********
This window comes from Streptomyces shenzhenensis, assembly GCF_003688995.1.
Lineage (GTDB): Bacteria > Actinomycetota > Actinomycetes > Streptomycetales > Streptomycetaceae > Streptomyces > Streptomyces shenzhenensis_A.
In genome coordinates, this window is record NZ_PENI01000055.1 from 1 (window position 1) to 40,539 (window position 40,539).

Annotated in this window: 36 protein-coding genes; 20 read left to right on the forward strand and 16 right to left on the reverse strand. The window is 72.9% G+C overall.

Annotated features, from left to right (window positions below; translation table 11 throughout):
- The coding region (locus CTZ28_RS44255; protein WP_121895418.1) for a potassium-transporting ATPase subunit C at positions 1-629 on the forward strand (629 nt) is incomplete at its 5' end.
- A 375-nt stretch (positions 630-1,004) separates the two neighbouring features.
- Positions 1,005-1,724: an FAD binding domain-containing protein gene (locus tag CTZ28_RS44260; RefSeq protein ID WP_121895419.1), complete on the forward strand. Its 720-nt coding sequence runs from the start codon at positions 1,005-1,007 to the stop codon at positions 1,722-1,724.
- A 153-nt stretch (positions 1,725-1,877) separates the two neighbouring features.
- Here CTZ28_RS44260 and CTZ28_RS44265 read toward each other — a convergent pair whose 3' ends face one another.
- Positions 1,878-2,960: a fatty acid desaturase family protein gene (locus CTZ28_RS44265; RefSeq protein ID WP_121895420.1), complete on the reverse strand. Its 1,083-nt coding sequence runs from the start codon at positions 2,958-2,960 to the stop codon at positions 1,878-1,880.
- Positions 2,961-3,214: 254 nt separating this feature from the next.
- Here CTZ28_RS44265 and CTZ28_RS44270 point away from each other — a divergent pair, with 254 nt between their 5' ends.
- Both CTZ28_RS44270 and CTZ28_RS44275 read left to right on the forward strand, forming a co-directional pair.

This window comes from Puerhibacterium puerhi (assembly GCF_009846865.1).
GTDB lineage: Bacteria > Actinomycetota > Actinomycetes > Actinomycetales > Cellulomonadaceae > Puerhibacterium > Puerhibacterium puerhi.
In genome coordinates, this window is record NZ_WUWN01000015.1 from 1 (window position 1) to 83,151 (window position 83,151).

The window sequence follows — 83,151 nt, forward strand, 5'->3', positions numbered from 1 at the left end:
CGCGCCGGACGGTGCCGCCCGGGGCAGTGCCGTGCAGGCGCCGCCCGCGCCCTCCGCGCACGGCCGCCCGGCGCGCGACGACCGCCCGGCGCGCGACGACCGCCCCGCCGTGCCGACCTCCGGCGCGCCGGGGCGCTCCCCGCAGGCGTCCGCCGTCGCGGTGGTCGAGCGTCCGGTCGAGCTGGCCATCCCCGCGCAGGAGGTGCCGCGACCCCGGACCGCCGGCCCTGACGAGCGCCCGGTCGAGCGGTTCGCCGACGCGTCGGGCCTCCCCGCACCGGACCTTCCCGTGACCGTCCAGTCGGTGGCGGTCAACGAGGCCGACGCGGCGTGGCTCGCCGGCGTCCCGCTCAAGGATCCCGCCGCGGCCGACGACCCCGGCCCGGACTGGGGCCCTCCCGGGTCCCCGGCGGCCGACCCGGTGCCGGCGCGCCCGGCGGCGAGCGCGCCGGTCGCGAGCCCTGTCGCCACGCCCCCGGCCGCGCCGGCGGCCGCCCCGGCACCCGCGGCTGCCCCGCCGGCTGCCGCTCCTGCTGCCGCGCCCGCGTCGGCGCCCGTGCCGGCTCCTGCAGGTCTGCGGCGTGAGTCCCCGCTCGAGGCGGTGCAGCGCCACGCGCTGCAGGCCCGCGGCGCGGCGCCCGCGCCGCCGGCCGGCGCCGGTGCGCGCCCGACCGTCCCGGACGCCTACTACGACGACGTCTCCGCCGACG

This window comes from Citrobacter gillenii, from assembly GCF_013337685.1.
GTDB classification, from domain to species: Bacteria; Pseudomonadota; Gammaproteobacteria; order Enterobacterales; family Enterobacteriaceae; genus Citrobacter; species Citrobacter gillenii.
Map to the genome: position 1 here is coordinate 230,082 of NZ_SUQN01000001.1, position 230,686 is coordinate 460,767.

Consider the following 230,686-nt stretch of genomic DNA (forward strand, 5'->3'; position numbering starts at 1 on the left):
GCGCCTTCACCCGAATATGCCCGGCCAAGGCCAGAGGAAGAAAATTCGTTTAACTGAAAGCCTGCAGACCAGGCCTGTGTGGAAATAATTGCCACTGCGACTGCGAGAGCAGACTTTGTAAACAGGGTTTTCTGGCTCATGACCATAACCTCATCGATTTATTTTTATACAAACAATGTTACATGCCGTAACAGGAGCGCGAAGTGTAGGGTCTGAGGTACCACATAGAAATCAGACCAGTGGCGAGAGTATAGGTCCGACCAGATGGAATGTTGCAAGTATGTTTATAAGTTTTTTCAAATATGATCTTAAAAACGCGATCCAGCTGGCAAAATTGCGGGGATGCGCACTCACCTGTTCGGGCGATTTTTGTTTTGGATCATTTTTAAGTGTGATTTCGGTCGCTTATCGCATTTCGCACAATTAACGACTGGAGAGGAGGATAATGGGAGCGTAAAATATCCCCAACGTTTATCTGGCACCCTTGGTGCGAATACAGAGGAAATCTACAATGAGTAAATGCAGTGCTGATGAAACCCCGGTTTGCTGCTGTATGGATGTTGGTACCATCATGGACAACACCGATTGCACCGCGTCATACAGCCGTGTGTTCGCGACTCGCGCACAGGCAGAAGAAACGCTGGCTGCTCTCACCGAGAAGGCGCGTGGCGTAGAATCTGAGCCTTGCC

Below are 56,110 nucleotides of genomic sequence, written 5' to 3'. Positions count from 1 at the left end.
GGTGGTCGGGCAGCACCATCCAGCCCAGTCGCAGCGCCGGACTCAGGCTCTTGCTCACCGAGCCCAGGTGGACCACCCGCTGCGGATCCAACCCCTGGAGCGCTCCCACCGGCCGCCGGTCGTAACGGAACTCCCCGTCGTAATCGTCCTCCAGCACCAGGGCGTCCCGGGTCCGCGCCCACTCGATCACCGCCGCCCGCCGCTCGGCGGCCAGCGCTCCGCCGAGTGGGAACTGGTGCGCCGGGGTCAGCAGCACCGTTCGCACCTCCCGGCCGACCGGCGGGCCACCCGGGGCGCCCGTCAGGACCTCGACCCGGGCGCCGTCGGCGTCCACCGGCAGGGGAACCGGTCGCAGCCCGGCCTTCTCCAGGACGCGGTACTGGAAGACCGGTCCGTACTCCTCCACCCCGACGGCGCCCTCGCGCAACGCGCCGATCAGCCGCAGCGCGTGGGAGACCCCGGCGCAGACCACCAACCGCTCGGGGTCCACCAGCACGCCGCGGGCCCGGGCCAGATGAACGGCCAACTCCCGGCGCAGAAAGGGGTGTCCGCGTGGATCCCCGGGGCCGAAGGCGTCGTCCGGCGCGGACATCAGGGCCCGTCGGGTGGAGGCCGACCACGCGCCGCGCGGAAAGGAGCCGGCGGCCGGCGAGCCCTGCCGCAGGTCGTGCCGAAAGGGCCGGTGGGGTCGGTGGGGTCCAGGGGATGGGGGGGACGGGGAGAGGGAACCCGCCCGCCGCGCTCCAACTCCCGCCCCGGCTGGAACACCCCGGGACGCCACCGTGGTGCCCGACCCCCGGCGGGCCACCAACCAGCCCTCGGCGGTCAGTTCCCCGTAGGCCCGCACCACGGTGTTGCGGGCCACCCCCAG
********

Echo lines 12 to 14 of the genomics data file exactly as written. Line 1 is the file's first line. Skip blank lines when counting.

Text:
- Positions 2,961-3,214: 254 nt separating this feature from the next.
- Here CTZ28_RS44265 and CTZ28_RS44270 point away from each other — a divergent pair, with 254 nt between their 5' ends.
- Both CTZ28_RS44270 and CTZ28_RS44275 read left to right on the forward strand, forming a co-directional pair.